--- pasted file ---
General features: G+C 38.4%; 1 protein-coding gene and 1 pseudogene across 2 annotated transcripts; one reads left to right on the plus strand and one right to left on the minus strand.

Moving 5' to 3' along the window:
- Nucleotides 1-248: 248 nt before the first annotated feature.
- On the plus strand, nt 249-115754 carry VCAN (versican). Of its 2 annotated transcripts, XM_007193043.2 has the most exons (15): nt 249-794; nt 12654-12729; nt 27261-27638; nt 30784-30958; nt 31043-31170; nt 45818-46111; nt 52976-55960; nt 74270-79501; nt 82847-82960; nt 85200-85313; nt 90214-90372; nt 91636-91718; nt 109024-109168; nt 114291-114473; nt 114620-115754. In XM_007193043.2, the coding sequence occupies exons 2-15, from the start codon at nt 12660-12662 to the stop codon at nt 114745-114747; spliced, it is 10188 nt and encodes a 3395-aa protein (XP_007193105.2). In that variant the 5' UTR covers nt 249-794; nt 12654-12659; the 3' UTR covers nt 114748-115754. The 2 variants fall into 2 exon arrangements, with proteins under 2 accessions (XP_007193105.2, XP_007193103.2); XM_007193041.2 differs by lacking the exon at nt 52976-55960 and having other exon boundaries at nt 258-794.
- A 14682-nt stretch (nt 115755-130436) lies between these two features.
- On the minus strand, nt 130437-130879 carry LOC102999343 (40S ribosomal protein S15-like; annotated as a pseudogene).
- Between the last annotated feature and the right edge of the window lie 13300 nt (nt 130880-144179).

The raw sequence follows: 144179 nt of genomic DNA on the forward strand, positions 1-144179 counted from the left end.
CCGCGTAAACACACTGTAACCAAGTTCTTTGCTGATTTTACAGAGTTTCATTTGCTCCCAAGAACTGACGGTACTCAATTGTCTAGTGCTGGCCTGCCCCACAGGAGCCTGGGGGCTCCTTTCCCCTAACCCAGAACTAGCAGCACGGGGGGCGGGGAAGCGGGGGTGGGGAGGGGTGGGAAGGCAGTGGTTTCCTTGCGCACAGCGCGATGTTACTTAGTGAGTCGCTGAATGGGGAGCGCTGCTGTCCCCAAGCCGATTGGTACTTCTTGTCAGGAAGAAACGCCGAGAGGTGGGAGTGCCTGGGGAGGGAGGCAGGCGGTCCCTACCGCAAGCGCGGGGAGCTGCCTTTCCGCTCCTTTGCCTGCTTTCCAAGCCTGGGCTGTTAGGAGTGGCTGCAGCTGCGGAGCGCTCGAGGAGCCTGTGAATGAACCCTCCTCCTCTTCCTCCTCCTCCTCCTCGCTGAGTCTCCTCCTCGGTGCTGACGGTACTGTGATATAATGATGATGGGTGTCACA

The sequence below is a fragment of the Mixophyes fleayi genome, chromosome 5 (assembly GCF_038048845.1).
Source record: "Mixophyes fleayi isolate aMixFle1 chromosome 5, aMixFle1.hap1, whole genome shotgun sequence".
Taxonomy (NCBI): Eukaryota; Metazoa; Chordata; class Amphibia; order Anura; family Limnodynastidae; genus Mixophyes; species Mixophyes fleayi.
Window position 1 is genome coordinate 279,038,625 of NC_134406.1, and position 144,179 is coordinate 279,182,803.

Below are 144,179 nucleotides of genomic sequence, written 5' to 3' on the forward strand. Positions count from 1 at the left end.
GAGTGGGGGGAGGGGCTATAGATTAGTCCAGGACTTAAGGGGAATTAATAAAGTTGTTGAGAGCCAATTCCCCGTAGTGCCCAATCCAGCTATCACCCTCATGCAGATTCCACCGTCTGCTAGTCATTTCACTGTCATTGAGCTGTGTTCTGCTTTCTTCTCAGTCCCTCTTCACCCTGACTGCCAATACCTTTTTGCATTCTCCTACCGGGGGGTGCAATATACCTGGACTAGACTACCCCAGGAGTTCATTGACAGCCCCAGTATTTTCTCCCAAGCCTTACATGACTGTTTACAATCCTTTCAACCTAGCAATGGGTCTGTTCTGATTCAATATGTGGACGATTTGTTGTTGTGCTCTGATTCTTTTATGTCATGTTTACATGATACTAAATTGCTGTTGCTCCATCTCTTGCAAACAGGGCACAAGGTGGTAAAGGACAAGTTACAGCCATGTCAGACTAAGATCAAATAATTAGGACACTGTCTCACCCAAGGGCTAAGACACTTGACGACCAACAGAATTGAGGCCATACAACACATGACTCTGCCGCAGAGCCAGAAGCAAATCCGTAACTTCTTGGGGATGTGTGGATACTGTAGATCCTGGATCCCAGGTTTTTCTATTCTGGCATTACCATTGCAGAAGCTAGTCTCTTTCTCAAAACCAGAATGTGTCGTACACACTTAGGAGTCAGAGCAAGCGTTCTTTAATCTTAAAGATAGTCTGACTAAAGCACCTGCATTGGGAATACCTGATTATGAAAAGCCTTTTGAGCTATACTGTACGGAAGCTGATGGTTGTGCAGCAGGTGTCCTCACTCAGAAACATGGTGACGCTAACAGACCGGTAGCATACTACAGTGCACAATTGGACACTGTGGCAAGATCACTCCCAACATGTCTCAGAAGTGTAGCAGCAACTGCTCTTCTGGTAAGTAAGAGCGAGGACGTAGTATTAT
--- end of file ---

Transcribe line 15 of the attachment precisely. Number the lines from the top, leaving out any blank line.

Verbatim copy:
GAGTGGGGGGAGGGGCTATAGATTAGTCCAGGACTTAAGGGGAATTAATAAAGTTGTTGAGAGCCAATTCCCCGTAGTGCCCAATCCAGCTATCACCCTCATGCAGATTCCACCGTCTGCTAGTCATTTCACTGTCATTGAGCTGTGTTCTGCTTTCTTCTCAGTCCCTCTTCACCCTGACTGCCAATACCTTTTTGCATTCTCCTACCGGGGGGTGCAATATACCTGGACTAGACTACCCCAGGAGTTCATTGACAGCCCCAGTATTTTCTCCCAAGCCTTACATGACTGTTTACAATCCTTTCAACCTAGCAATGGGTCTGTTCTGATTCAATATGTGGACGATTTGTTGTTGTGCTCTGATTCTTTTATGTCATGTTTACATGATACTAAATTGCTGTTGCTCCATCTCTTGCAAACAGGGCACAAGGTGGTAAAGGACAAGTTACAGCCATGTCAGACTAAGATCAAATAATTAGGACACTGTCTCACCCAAGGGCTAAGACACTTGACGACCAACAGAATTGAGGCCATACAACACATGACTCTGCCGCAGAGCCAGAAGCAAATCCGTAACTTCTTGGGGATGTGTGGATACTGTAGATCCTGGATCCCAGGTTTTTCTATTCTGGCATTACCATTGCAGAAGCTAGTCTCTTTCTCAAAACCAGAATGTGTCGTACACACTTAGGAGTCAGAGCAAGCGTTCTTTAATCTTAAAGATAGTCTGACTAAAGCACCTGCATTGGGAATACCTGATTATGAAAAGCCTTTTGAGCTATACTGTACGGAAGCTGATGGTTGTGCAGCAGGTGTCCTCACTCAGAAACATGGTGACGCTAACAGACCGGTAGCATACTACAGTGCACAATTGGACACTGTGGCAAGATCACTCCCAACATGTCTCAGAAGTGTAGCAGCAACTGCTCTTCTGGTAAGTAAGAGCGAGGACGTAGTATTAT